Gail Collins has recently begun writing a column in the NYTimes which I very much recommend –sharp, and funny.
The following is a copy of my comment on her column yesterday:
“Dear Gail Collins,
Thank you for another really first-rate column, and so well-written.
But I have to say that, as much as I enjoyed it, it left me with a feeling not too far from despair.
Why? Well, first of all, because time is running out, and “Bush-3” is looming.
It has finally become clear to me that Mr. Bush is a man utterly unembarrassable. To Bush, all the searing comment –and your column was among the most searing– is merely water off a duck’s back.
I find a big clue to my disquiet in your headline, “George Speaks, Badly.” Yes, indeed –how true. But the “joke at Bush’s expense” that is contained therein, is, in my view, the very thing that lets him off the hook.
In other words, we’re NOT REALLY SERIOUS.
We all –and this includes even our best columnists– seem to lack a real sense of outrage. You would think, with all the duplicity, ineptitude, and arrogance that has been more or less on permanent display since the Bush accession, and with all the blood-and-treasure –The Red and The Green– suffering that it has produced, that a sense of outrage might be more accessible to those of us who feel we have a better idea, better values, and a better way of doing things.
I have been looking for some time for that sense of outrage. And –guess what?– I found it recently, in a most unexpected quarter.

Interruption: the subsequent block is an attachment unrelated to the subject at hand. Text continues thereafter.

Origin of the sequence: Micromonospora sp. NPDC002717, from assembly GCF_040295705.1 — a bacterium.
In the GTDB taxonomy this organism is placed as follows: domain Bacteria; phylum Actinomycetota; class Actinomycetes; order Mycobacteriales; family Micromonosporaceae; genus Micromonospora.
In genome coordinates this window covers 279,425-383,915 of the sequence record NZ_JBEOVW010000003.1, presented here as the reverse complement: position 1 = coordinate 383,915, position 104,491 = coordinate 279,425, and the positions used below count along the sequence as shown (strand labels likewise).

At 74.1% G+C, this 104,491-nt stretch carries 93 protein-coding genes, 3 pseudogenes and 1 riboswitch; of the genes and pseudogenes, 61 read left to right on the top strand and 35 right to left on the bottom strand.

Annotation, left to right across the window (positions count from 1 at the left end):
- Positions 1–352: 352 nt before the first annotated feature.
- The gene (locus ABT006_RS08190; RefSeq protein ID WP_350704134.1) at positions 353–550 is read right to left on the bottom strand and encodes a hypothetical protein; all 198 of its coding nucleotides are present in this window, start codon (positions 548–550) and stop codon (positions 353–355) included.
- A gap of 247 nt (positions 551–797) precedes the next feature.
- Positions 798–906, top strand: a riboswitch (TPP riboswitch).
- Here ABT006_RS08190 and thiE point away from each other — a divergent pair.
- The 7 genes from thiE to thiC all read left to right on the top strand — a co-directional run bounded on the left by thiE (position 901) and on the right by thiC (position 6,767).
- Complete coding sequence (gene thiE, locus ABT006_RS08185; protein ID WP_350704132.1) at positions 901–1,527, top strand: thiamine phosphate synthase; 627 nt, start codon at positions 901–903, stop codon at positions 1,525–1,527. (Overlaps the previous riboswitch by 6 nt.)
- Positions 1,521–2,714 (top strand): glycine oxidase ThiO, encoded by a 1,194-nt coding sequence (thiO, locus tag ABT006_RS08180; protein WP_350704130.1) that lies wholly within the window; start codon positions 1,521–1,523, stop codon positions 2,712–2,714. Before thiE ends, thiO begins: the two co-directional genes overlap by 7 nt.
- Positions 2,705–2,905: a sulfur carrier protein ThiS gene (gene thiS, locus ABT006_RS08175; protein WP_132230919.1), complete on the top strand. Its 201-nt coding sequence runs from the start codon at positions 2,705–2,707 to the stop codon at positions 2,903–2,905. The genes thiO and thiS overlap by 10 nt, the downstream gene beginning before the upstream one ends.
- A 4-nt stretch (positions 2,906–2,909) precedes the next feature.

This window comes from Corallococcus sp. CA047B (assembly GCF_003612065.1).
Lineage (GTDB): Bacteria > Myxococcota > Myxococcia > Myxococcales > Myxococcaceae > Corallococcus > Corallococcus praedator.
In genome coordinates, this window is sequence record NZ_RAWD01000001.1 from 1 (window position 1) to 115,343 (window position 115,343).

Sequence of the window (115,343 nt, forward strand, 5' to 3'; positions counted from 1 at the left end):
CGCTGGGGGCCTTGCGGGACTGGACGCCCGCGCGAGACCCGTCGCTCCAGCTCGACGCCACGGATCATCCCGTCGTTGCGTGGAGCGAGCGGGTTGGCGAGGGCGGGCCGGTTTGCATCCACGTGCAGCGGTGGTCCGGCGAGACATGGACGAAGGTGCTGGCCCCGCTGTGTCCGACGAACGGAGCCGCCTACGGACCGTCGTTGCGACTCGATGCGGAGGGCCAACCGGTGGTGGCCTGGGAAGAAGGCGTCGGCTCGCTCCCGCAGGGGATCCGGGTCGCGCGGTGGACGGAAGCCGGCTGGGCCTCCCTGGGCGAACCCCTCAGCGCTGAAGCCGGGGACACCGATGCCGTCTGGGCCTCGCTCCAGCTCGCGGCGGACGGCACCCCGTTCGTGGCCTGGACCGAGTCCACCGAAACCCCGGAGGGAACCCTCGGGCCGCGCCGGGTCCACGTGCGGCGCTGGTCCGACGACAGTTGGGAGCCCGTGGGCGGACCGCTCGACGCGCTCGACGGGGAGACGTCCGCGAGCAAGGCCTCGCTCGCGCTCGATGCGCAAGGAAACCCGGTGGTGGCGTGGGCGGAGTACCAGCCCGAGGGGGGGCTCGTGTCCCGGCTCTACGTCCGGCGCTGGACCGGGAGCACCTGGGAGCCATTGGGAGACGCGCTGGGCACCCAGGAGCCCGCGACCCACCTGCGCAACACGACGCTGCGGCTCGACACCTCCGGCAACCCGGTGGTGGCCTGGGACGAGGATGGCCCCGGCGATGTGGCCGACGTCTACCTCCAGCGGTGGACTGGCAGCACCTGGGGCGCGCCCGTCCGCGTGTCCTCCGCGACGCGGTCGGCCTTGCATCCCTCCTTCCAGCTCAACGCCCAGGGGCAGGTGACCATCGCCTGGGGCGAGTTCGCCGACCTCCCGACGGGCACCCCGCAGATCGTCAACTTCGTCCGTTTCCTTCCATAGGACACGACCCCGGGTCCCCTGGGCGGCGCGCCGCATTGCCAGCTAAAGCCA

Two years ago, in an interview with Charlie Rose, William F. Buckley surprised us all by declaring Bush’s Iraq War “a failure”, and, further, by declaring that if there was in the nation a proper sense of honor, as may be found elsewhere, in the face of that failure, Bush would do the honorable thing and resign. (I thought of this breath-taking rebuke again last week when I observed Mr. Bush’s tepid tribute of banal boilerplate on the occasion of WFB’s death.)
For all the Buckley comity, there was in his words the hard steel of outrage: if Bush had any sense of decency –indeed, if we all had that sense of decency– he could not stay in power. We would insist, and he would recognise his duty to do the right thing.
Instead –why, “he’s having a hell of a time” as he told his audience yesterday. (If “noblesse-oblige” enjoyed something less than a permanently enthusiastic welcome at Kennebunkport, it seems not to have made it at all to Midland, Texas (and not to mention, Washington D.C.)
Instead, he’ll show us! Clearly he is very much up for “Bush-3” –what better way of sticking it to us “nay-sayers”, and nailing down that legacy at the same time?
And he is clearly up for another campaign of fear-mongering beforehand. It worked in 2004: he won that time simply because he wanted to win more than Kerry and the Dems: that much is axiomatic.
And now we Dems, who with our current campaign of intense and prickly nit-picking –and with no serious Iraq plan articulated to counter, let alone trump Bush-3’s “White Flag of Surrender” strategy– have so far come up with, to my mind, nothing more than a finely-constructed, brilliantly-simple Plan To Fail, and seem well on the way to, as the saying goes, snatching defeat from the jaws of victory. Who would have thought it possible even a short while ago?
A depressing prospect?
I hope so –we heard just this week the cheerful news that depression is actually a Good Thing because it can lead us to change our ways.
Let’s hope that our two duelling-candidates-of-change are paying attention.